In my eyes, this one step applies to all of us, our myriad different circumstances. For my friend in Spain who has not been able to leave her one bedroom apartment, under any circumstances other than groceries, for over a month. For the incarcerated members of our human family who have been on repeated lock down quarantine for weeks; confined to their cells with only a few feet in any direction to move; worthwhile considering for any who have been feeling stir-crazy, or referencing confinement-fatigue. Those who have experienced recent death, who are placing one grief filled foot in front of the other. For those who are moving in the world in a wheel chair or other forms of disability, where that one step is a different way of moving forward. For those who are unemployed and facing May 1st and the future horizon with a lot of fear. My invitations here?  Somehow for me these steps, they just never, ever wear out in their utility.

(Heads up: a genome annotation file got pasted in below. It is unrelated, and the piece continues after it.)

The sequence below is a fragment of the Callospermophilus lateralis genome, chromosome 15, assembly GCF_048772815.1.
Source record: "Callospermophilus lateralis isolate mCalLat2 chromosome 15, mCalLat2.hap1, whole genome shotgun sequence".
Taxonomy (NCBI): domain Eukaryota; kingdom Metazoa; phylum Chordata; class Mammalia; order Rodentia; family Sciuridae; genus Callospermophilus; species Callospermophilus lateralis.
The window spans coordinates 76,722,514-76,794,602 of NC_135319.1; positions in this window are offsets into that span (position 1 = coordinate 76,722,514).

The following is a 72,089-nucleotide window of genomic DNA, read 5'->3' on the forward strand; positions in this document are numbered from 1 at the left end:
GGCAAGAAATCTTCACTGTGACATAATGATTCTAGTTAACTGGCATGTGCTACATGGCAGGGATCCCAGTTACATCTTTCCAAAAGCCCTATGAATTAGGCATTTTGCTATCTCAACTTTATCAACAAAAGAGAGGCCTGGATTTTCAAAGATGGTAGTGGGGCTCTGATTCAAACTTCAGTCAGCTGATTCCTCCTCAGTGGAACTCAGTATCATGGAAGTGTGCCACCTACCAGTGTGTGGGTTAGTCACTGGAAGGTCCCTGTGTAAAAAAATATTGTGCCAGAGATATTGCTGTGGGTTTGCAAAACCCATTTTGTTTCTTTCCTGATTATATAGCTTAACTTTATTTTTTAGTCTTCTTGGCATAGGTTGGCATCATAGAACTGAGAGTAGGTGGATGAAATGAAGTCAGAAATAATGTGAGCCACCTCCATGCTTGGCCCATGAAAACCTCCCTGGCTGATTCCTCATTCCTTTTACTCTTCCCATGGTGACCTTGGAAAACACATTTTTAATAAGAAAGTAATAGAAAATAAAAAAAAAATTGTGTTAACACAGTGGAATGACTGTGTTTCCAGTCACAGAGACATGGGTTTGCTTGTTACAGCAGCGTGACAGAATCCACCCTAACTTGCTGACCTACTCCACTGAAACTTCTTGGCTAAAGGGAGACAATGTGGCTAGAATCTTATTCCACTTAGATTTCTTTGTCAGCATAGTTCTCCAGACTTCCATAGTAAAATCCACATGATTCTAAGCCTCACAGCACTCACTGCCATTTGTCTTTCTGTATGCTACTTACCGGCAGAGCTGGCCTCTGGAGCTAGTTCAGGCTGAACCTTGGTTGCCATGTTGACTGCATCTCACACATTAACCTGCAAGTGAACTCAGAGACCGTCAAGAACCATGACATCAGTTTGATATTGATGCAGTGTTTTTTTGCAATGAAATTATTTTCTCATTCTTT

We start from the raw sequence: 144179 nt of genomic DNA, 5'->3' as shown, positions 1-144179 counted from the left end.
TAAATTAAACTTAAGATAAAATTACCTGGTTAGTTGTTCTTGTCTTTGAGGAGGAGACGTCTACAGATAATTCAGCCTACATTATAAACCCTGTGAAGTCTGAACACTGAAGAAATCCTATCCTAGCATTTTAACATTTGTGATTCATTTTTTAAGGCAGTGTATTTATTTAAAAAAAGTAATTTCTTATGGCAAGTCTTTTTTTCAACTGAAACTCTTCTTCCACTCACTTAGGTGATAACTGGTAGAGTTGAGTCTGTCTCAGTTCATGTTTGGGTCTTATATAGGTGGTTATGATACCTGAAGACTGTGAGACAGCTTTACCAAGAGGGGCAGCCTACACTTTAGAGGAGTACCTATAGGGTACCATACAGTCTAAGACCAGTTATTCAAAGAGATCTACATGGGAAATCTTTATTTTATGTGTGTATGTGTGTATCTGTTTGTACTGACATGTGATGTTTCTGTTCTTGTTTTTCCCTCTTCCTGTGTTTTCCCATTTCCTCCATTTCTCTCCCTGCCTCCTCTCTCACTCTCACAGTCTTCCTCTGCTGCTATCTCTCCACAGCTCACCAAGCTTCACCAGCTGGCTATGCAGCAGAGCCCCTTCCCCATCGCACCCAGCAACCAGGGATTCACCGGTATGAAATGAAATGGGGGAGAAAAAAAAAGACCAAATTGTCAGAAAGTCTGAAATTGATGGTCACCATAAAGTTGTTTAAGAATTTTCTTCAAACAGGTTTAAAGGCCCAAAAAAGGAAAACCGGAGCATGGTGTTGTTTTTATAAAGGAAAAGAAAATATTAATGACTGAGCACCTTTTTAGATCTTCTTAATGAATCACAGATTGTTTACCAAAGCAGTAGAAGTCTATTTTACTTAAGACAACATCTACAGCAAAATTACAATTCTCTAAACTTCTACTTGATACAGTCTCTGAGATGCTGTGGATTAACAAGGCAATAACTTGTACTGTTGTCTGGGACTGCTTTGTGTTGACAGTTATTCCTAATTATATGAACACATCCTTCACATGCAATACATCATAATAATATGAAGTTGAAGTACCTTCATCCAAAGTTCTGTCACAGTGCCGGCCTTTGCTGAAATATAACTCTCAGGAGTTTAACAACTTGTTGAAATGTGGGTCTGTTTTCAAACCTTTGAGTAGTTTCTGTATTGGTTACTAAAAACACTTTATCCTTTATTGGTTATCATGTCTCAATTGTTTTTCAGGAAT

• Pause.
  • Feel your feet on the ground.
  • Notice THIS precious human breath with intimate awareness.  
  • Notice the activity of the mind.
  • Tune into the texture of your own heart.

We are all so interconnected. As you tune in, these steps will influence your interactions with yourself and everyone around you. In this Time f Coronal, healing and recovery are a whole new dance of the collective and individual. If you are comfortably, financially resourced, please consider local giving now. Have a look at this article outlining places to donate the Federal Assistance check coming your way.  There is a national discussion about Mass ReDistribution of resources. Your local food bank is wonderful place to support your neighbors in need. Here’s a link for Seattle Area folx.  It may be that you really need that check to pay rent, mortgage, bills, to assist direct family and friends in distress. If you are in the latter position, barely treading water and overwhelmed, drop me an email. I’m reasonably aware of current assistance programs (including the many which are closed having exhausted funds). This is a worthwhile moment to consider what resources we have? For ourselves? For others? I wash my hands to protect your lung tissues. I keep what feels like strangely, unnatural distance, to save another person’s life. We give this to each other, because ultimately we’re not separate.